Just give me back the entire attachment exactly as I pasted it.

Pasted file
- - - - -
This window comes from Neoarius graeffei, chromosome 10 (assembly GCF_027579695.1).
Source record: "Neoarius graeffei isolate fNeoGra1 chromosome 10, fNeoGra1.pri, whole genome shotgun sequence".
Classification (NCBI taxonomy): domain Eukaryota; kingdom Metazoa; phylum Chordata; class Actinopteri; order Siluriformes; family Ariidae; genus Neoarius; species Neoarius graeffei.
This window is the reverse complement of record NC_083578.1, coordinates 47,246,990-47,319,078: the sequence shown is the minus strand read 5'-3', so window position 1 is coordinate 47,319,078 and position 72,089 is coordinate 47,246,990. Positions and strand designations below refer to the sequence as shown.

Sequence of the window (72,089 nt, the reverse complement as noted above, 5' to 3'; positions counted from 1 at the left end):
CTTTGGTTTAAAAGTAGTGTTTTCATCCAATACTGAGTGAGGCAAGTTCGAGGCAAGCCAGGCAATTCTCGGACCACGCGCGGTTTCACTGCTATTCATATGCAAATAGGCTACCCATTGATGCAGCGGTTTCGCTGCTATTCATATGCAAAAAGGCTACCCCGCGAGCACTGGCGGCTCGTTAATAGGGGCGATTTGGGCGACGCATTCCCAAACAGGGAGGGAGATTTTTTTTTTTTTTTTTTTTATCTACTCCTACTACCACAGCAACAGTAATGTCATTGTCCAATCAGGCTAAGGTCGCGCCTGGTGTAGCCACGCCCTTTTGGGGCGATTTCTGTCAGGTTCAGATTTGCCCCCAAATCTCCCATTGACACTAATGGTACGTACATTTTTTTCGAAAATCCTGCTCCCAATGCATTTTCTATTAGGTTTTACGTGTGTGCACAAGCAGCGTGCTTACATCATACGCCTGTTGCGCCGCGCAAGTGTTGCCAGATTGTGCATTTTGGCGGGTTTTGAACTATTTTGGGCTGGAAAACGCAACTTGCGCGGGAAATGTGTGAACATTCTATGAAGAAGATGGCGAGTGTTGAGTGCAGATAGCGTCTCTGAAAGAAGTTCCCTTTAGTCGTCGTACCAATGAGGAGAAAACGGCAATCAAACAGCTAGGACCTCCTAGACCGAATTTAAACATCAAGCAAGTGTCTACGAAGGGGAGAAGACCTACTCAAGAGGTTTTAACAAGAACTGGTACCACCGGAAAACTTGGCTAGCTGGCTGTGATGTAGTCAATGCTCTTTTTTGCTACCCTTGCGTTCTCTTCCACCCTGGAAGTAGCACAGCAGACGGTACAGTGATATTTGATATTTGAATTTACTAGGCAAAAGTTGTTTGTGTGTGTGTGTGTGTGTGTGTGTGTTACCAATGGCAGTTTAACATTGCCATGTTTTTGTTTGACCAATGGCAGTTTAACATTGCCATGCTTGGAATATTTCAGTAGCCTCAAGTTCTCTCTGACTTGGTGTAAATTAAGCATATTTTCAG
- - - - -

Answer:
This window comes from Neoarius graeffei, chromosome 10 (assembly GCF_027579695.1).
Source record: "Neoarius graeffei isolate fNeoGra1 chromosome 10, fNeoGra1.pri, whole genome shotgun sequence".
Classification (NCBI taxonomy): domain Eukaryota; kingdom Metazoa; phylum Chordata; class Actinopteri; order Siluriformes; family Ariidae; genus Neoarius; species Neoarius graeffei.
This window is the reverse complement of record NC_083578.1, coordinates 47,246,990-47,319,078: the sequence shown is the minus strand read 5'-3', so window position 1 is coordinate 47,319,078 and position 72,089 is coordinate 47,246,990. Positions and strand designations below refer to the sequence as shown.

Sequence of the window (72,089 nt, the reverse complement as noted above, 5' to 3'; positions counted from 1 at the left end):
CTTTGGTTTAAAAGTAGTGTTTTCATCCAATACTGAGTGAGGCAAGTTCGAGGCAAGCCAGGCAATTCTCGGACCACGCGCGGTTTCACTGCTATTCATATGCAAATAGGCTACCCATTGATGCAGCGGTTTCGCTGCTATTCATATGCAAAAAGGCTACCCCGCGAGCACTGGCGGCTCGTTAATAGGGGCGATTTGGGCGACGCATTCCCAAACAGGGAGGGAGATTTTTTTTTTTTTTTTTTTTATCTACTCCTACTACCACAGCAACAGTAATGTCATTGTCCAATCAGGCTAAGGTCGCGCCTGGTGTAGCCACGCCCTTTTGGGGCGATTTCTGTCAGGTTCAGATTTGCCCCCAAATCTCCCATTGACACTAATGGTACGTACATTTTTTTCGAAAATCCTGCTCCCAATGCATTTTCTATTAGGTTTTACGTGTGTGCACAAGCAGCGTGCTTACATCATACGCCTGTTGCGCCGCGCAAGTGTTGCCAGATTGTGCATTTTGGCGGGTTTTGAACTATTTTGGGCTGGAAAACGCAACTTGCGCGGGAAATGTGTGAACATTCTATGAAGAAGATGGCGAGTGTTGAGTGCAGATAGCGTCTCTGAAAGAAGTTCCCTTTAGTCGTCGTACCAATGAGGAGAAAACGGCAATCAAACAGCTAGGACCTCCTAGACCGAATTTAAACATCAAGCAAGTGTCTACGAAGGGGAGAAGACCTACTCAAGAGGTTTTAACAAGAACTGGTACCACCGGAAAACTTGGCTAGCTGGCTGTGATGTAGTCAATGCTCTTTTTTGCTACCCTTGCGTTCTCTTCCACCCTGGAAGTAGCACAGCAGACGGTACAGTGATATTTGATATTTGAATTTACTAGGCAAAAGTTGTTTGTGTGTGTGTGTGTGTGTGTGTGTGTTACCAATGGCAGTTTAACATTGCCATGTTTTTGTTTGACCAATGGCAGTTTAACATTGCCATGCTTGGAATATTTCAGTAGCCTCAAGTTCTCTCTGACTTGGTGTAAATTAAGCATATTTTCAG